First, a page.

Respiratory Therapists perform procedures that are both diagnostic and therapeutic.
In fact, the credentialing system for practitioners is built upon these two major functions. Many therapists may even specialize in acute care of a certain age population or work exclusively in a pulmonary or cardiopulmonary function laboratory performing diagnostic tests. It is a common misperception that the field is somewhat narrow, when in fact, it is actually quite broad. On the following page are examples of some of the activities respiratory therapists are engaged in.
Without accurate and timely information it would be difficult to treat patients appropriately. Respiratory therapists play an important role in gathering relevant information about problems a patient may be having. They may be involved in:
- Physical examination of the chest – all of us have gone to the doctor and had our chest listened to and tapped on. This is one of the most common procedures done by practicing respiratory therapists.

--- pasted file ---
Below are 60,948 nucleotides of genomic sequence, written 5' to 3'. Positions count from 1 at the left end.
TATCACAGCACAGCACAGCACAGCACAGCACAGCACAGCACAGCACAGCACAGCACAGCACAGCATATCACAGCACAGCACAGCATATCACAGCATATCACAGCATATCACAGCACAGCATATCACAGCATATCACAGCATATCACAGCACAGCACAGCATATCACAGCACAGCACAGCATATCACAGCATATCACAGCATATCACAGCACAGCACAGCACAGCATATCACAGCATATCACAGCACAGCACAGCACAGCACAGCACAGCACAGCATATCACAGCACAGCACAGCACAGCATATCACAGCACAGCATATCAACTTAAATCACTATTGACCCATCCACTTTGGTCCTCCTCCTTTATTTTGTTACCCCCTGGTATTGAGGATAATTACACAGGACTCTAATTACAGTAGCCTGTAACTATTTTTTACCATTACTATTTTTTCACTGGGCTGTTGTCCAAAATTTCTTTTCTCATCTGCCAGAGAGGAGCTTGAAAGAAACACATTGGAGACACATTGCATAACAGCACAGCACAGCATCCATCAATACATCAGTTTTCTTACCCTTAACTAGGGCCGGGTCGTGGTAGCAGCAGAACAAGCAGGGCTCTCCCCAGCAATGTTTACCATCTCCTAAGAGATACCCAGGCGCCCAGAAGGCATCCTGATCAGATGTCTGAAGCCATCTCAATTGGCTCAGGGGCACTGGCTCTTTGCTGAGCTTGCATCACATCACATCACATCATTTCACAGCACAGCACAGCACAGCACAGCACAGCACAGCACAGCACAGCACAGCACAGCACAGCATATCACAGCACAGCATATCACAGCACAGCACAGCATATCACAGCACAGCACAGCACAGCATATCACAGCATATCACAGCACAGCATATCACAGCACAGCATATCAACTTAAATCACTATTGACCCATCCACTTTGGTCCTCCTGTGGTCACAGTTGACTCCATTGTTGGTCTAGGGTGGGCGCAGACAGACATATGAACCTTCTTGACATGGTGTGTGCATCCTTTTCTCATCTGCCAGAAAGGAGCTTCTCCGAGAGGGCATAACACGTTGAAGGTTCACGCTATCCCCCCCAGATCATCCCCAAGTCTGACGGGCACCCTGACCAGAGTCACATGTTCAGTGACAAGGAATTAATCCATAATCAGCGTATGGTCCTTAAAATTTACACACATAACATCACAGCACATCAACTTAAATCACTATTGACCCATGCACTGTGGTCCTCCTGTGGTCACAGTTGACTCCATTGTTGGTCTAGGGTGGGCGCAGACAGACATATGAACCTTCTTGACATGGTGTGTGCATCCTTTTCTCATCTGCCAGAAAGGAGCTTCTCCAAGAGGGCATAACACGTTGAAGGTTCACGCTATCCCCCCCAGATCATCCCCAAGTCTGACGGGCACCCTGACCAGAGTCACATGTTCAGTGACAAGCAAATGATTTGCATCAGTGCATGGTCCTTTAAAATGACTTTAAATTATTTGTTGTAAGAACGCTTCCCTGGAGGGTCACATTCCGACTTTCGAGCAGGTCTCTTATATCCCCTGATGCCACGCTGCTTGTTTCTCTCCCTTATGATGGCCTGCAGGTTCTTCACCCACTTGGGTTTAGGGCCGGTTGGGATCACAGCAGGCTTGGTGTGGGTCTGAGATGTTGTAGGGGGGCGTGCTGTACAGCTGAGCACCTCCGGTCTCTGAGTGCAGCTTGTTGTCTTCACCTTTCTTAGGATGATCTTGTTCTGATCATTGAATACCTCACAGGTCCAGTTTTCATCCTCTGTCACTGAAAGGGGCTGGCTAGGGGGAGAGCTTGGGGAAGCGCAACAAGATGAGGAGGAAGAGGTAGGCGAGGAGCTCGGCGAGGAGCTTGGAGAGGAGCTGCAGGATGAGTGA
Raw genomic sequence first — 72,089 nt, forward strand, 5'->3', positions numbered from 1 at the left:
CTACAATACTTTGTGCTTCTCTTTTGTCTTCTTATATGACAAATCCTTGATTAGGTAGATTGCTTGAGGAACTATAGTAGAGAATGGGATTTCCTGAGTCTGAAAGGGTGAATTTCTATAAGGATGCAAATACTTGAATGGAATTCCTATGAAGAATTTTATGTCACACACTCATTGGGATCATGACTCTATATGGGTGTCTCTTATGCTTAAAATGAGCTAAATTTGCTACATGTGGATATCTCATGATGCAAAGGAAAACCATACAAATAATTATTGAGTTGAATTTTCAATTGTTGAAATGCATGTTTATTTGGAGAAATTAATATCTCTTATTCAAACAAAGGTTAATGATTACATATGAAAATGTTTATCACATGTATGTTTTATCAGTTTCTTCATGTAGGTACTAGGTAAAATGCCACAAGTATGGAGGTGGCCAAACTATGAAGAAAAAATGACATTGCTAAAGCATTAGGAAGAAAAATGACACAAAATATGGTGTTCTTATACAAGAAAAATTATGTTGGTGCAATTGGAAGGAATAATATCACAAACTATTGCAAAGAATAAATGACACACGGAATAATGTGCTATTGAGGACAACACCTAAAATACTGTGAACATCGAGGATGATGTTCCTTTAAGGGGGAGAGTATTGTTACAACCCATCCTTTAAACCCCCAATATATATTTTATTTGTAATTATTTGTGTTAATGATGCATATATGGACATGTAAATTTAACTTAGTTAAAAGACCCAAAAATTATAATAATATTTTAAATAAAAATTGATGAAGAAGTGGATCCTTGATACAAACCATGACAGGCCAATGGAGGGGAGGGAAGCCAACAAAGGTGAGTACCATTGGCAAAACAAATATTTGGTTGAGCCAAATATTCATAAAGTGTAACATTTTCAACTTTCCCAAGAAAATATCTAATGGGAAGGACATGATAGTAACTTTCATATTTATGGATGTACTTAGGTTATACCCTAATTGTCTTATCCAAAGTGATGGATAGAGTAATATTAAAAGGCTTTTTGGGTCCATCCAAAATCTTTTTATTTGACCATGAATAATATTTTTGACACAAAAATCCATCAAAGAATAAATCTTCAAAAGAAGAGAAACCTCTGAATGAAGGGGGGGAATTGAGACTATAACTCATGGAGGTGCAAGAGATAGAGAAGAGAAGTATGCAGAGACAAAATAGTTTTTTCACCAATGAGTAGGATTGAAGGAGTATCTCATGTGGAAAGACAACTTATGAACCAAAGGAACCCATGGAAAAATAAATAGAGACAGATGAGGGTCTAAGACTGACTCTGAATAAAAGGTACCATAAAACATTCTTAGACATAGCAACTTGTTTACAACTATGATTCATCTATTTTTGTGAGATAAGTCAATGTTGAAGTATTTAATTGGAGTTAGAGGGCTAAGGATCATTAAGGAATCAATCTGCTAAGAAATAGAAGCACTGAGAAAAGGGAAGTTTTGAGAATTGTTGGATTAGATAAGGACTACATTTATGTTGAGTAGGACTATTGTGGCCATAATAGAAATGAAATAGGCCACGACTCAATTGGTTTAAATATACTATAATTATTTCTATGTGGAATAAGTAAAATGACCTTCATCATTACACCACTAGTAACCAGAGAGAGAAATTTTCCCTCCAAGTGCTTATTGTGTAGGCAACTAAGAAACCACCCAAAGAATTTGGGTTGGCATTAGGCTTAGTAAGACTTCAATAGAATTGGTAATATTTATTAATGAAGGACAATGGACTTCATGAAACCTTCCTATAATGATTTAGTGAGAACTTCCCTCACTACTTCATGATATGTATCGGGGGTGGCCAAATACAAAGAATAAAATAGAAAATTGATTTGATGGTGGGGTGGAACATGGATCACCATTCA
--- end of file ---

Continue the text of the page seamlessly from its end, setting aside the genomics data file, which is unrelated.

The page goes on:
- Obtaining and analyzing sputum samples – patients with lung diseases, whether they are mild or acute often produce phlegm that may be indicative of the nature of an infection.
- Obtaining and analyzing blood specimens – mostly arterial samples to determine the pH, levels of oxygen, carbon dioxide, and other gases.
- Measuring the capacity of a patient’s lungs to determine if there is any impairment in function.
- Performing electrocardiograms (EKGs) and stress tests, along with other studies of the cardiopulmonary system.
- Studying disorders of people with disruptive sleep patterns.
- Assisting physicians in performing special procedures like bronchoscopy, in which a lighted, flexible instrument is introduced deep into the patient’s lungs to visually examine the inner parts of the airways and lungs.
- Operating and maintaining various types of equipment from simple to complex.
- Employing mechanical ventilation for treating patients who cannot breathe adequately on their own.
- Monitoring and managing therapy that will help a patient recover lung function.
- Administering medications in aerosol form to help alleviate breathing problems and to help prevent respiratory infections.
- Monitoring equipment and patient responses to therapy.
- Conducting rehabilitation activities, such as low-impact aerobic exercise classes, to help patient who suffer from chronic lung problems.